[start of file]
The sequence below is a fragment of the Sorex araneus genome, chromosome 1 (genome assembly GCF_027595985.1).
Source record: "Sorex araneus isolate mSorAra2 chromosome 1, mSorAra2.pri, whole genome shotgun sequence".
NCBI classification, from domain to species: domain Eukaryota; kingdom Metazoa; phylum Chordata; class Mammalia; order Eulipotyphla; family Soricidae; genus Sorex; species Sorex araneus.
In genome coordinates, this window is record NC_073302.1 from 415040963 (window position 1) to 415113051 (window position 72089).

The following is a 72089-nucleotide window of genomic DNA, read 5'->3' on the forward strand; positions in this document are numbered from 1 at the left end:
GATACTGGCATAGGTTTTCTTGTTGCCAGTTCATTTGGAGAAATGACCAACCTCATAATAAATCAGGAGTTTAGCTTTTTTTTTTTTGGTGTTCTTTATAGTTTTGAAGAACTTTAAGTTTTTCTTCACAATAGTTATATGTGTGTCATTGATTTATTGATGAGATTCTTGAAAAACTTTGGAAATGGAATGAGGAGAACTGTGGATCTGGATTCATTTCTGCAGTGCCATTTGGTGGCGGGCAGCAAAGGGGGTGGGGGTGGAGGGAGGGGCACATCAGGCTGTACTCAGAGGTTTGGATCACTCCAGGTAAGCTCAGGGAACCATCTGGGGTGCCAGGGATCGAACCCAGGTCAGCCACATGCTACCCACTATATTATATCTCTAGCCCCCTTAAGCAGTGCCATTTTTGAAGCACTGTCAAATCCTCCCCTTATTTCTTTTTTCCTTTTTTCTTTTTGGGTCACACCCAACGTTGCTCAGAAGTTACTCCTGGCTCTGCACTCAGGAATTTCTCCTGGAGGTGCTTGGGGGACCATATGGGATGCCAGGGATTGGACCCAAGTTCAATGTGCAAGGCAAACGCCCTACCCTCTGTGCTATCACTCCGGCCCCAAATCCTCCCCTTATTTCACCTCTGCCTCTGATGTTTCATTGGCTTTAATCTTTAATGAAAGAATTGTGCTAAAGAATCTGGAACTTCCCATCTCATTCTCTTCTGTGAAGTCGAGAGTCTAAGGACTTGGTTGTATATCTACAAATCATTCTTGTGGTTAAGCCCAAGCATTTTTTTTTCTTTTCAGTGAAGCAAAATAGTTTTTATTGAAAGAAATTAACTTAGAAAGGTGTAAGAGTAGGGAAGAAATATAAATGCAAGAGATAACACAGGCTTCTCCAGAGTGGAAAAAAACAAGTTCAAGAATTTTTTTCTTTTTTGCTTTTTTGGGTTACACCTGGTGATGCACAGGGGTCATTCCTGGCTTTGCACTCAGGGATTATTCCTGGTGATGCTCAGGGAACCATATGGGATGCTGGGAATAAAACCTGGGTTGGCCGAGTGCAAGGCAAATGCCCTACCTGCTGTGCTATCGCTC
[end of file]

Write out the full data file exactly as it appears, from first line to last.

The sequence below is a fragment of the Sorex araneus genome, chromosome 1 (genome assembly GCF_027595985.1).
Source record: "Sorex araneus isolate mSorAra2 chromosome 1, mSorAra2.pri, whole genome shotgun sequence".
NCBI classification, from domain to species: domain Eukaryota; kingdom Metazoa; phylum Chordata; class Mammalia; order Eulipotyphla; family Soricidae; genus Sorex; species Sorex araneus.
In genome coordinates, this window is record NC_073302.1 from 415040963 (window position 1) to 415113051 (window position 72089).

The following is a 72089-nucleotide window of genomic DNA, read 5'->3' on the forward strand; positions in this document are numbered from 1 at the left end:
GATACTGGCATAGGTTTTCTTGTTGCCAGTTCATTTGGAGAAATGACCAACCTCATAATAAATCAGGAGTTTAGCTTTTTTTTTTTTGGTGTTCTTTATAGTTTTGAAGAACTTTAAGTTTTTCTTCACAATAGTTATATGTGTGTCATTGATTTATTGATGAGATTCTTGAAAAACTTTGGAAATGGAATGAGGAGAACTGTGGATCTGGATTCATTTCTGCAGTGCCATTTGGTGGCGGGCAGCAAAGGGGGTGGGGGTGGAGGGAGGGGCACATCAGGCTGTACTCAGAGGTTTGGATCACTCCAGGTAAGCTCAGGGAACCATCTGGGGTGCCAGGGATCGAACCCAGGTCAGCCACATGCTACCCACTATATTATATCTCTAGCCCCCTTAAGCAGTGCCATTTTTGAAGCACTGTCAAATCCTCCCCTTATTTCTTTTTTCCTTTTTTCTTTTTGGGTCACACCCAACGTTGCTCAGAAGTTACTCCTGGCTCTGCACTCAGGAATTTCTCCTGGAGGTGCTTGGGGGACCATATGGGATGCCAGGGATTGGACCCAAGTTCAATGTGCAAGGCAAACGCCCTACCCTCTGTGCTATCACTCCGGCCCCAAATCCTCCCCTTATTTCACCTCTGCCTCTGATGTTTCATTGGCTTTAATCTTTAATGAAAGAATTGTGCTAAAGAATCTGGAACTTCCCATCTCATTCTCTTCTGTGAAGTCGAGAGTCTAAGGACTTGGTTGTATATCTACAAATCATTCTTGTGGTTAAGCCCAAGCATTTTTTTTTCTTTTCAGTGAAGCAAAATAGTTTTTATTGAAAGAAATTAACTTAGAAAGGTGTAAGAGTAGGGAAGAAATATAAATGCAAGAGATAACACAGGCTTCTCCAGAGTGGAAAAAAACAAGTTCAAGAATTTTTTTCTTTTTTGCTTTTTTGGGTTACACCTGGTGATGCACAGGGGTCATTCCTGGCTTTGCACTCAGGGATTATTCCTGGTGATGCTCAGGGAACCATATGGGATGCTGGGAATAAAACCTGGGTTGGCCGAGTGCAAGGCAAATGCCCTACCTGCTGTGCTATCGCTC